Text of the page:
At the NUS Engineering Biology Lab, we focus on synthetic biology and apply engineering principles to design and build microbes with useful capabilities to address biomedical and sustainability challenges. We have special interest in engineering living biosensors for applications in health, sustainable biomanufacturing and DNA data storage. At the same time, we are developing foundational platform tools to accelerate the design and engineering of the microbes, making engineering biology more predictive and rational.
We are discovering and developing novel genetically encoded biosensors that, when incorporated into our engineered cells, allow them to react to different stimuli, e.g., sensors that respond to physical cues such as light/heat, sensors that detect molecules produced by pathogens, and sensors that detect chemicals. Layered with genetic circuits, we could then reprogram microbes to actuate different responses for different applications.
We engineer cell factories to produce several value-added proteins or chemicals (terpenoids, flavonoids etc.). In our lab, we have engineered the cells to produce bacterial collagen which has been reported to be a promising substitute to mammalian collagen and has been tested as non-toxic, biocompatible and with a cell-specific adhesion capability with improved spreading effects. We have also engineered cells to produce different flavonoids including vanillin which is main chemical compound of vanilla extract and can be used as chemical intermediate in the manufacture of several important drugs and other products.
We have engineered microbes with the capability as diagnostic tool to sense and kill pathogens. Using a synthetic biology approach, we rationally design bacterial constructs to fight potentially deadly pathogens such as V. cholerae and engineer human commensal microbe to sense and kill antibiotic-resistant strain of P. aeruginosa. This strategy allows to exert an antibacterial effect only when it is needed, thus preventing development of resistance.
DNA data storage is an exciting new concept that aims to store our everyday information into the fabric of life itself – DNA. The immense density of DNA (215 petabytes per gram), its longevity (potentially millions of years in the appropriate conditions) as well as eternal biological relevance has led to significant interest in the area. We are developing synbio technology to exploit the use of DNA for data storage. The intent is to address the pressing issue with the impending shortage of silica necessary for manufacturing storage devices required to accommodate our projected data storage requirements. We in Poh lab are utilizing novel optogenetic tools, barcoding of bacterial cells, and spatial transcriptomics to provide an alternative approach to storing information into DNA – analogous to creating a camera for capturing and storing images directly into DNA itself.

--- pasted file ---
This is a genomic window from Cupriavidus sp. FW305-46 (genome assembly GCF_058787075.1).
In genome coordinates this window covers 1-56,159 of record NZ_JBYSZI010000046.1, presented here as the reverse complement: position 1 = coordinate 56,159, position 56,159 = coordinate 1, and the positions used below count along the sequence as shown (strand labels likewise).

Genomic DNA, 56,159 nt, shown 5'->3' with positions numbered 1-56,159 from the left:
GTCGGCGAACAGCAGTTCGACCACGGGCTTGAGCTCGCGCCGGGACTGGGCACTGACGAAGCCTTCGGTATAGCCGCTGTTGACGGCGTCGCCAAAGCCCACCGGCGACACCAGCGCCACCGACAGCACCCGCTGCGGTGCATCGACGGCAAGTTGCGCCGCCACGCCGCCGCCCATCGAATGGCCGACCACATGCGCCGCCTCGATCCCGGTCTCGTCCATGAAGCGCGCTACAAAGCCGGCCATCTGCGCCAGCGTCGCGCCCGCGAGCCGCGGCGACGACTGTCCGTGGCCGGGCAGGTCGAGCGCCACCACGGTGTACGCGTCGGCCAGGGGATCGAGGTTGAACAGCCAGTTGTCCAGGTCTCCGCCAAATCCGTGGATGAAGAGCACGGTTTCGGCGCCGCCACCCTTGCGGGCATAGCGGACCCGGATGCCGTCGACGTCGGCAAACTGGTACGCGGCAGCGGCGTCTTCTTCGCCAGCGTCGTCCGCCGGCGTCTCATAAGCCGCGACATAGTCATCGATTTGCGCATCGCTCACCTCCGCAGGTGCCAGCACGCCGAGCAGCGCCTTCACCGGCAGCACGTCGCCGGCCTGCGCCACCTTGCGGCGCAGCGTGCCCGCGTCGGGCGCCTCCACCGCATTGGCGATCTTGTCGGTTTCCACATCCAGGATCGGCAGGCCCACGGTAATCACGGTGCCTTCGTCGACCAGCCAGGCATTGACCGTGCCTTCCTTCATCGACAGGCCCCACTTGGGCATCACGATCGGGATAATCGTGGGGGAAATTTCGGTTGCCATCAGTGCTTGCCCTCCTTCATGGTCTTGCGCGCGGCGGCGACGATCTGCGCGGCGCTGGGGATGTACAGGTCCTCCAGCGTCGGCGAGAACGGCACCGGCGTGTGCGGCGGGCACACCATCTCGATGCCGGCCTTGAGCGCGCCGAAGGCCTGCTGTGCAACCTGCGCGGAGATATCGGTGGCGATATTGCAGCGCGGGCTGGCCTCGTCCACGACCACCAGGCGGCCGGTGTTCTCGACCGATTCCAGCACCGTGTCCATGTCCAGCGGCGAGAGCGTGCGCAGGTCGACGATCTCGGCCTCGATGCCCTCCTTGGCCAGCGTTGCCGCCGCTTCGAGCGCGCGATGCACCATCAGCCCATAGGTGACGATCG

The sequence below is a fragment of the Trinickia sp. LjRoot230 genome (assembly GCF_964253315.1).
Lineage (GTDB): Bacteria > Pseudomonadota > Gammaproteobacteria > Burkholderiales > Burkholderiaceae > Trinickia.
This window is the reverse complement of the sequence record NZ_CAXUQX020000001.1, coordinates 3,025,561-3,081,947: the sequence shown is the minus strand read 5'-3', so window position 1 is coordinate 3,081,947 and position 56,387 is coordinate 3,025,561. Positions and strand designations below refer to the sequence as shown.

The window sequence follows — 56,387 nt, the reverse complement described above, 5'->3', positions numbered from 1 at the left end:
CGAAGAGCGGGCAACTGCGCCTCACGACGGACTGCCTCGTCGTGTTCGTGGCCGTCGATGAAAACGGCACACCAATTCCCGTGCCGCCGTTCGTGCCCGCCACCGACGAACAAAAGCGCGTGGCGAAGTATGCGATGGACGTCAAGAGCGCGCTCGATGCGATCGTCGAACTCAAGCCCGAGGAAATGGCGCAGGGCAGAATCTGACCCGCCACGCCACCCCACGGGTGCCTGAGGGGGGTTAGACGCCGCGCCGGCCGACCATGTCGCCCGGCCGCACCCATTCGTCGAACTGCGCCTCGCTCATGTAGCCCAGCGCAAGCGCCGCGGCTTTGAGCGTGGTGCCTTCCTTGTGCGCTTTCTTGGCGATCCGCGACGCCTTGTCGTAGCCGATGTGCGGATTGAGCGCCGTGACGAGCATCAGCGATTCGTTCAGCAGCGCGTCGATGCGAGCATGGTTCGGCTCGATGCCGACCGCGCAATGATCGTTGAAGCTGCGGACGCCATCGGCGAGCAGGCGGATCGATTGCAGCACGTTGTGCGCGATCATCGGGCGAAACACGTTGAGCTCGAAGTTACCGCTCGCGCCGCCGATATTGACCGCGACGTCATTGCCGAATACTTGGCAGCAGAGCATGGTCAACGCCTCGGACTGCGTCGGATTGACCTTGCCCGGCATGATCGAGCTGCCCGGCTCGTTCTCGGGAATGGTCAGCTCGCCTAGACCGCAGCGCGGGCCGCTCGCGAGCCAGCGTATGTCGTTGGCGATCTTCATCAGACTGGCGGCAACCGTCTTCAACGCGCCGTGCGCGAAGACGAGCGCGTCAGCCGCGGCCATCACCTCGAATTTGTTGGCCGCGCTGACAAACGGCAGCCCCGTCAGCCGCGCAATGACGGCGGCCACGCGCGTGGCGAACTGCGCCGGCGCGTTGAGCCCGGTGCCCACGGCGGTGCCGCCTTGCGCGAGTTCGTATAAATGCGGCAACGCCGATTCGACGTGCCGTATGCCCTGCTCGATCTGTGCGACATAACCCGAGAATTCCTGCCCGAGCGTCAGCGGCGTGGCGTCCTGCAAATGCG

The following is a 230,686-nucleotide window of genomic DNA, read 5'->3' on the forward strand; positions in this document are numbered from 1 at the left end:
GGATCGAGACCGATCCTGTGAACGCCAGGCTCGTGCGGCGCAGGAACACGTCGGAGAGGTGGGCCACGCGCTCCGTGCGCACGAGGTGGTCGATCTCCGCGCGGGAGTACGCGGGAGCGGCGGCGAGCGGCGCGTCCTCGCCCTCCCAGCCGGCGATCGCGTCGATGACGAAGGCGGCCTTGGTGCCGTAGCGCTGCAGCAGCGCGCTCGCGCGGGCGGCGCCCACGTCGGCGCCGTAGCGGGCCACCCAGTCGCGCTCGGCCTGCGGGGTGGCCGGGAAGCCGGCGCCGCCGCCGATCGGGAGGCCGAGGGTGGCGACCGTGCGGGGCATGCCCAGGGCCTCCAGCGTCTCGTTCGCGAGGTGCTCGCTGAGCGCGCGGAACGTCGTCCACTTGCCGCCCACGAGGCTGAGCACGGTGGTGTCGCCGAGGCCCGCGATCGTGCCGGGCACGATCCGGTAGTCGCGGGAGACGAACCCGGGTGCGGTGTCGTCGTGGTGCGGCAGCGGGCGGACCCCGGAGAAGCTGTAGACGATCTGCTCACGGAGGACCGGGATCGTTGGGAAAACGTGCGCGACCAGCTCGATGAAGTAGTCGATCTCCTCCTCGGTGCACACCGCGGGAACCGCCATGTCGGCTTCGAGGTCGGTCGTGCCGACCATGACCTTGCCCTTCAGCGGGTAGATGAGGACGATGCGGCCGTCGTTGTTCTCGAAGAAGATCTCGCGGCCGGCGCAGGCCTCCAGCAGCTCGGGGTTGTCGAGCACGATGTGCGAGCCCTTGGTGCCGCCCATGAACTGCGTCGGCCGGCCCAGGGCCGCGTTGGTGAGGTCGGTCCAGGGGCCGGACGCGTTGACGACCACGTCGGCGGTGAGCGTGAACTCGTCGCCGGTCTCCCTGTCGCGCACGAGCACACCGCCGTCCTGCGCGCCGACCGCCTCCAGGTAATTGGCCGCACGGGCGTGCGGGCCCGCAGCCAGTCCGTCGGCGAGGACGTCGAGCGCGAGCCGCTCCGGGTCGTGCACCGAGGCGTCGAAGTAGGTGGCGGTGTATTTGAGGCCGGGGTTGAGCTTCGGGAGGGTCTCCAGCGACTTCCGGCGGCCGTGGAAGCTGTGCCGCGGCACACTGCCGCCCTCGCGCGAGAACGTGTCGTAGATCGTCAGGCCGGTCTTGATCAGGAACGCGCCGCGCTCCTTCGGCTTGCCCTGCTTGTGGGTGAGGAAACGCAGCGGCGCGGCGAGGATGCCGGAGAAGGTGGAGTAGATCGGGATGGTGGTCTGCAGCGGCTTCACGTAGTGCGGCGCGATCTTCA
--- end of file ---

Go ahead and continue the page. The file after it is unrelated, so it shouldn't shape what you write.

We develop mechanistic models and apply model-driven approach to enable the rational optimization of experimental designs and provide insights into the system behaviours. In our lab, mathematical modelling forms an integral part of most of the projects, e.g., biosensors and bioproduction in guiding the rational design of different constructs and providing quantitative insights into system performances. Modelling tools have also been developed to facilitate the model development and analysis.
The Engineering Biology Lab at NUS focuses on Synthetic Biology in which we apply engineering principles to design and build microbes with useful capabilities for biomedical and industrial applications, with special interest in engineering novel living biosensors for applications in health, sustainable biomanufacturing, and DNA data storage. To this end, we have been “reprogramming” microbes as living biosensors to fight infectious causing pathogen, light/thermal controllable living biosensors for biomanufacturing, and biosensors for ultra-high throughput screening.
At the same time, we are developing foundational platform tools to accelerate the design and engineering of the microbes along the design-build-test-learn cycle. This includes computer aided design and modelling tools for SynBio and biofoundry for rapid prototyping We combine both experimental and computational approaches in engineering our microbes.
We are highly motivated to make engineering of biology more efficient and predictive so that we can scale complexity in order to create novel solutions to tackle global challenges.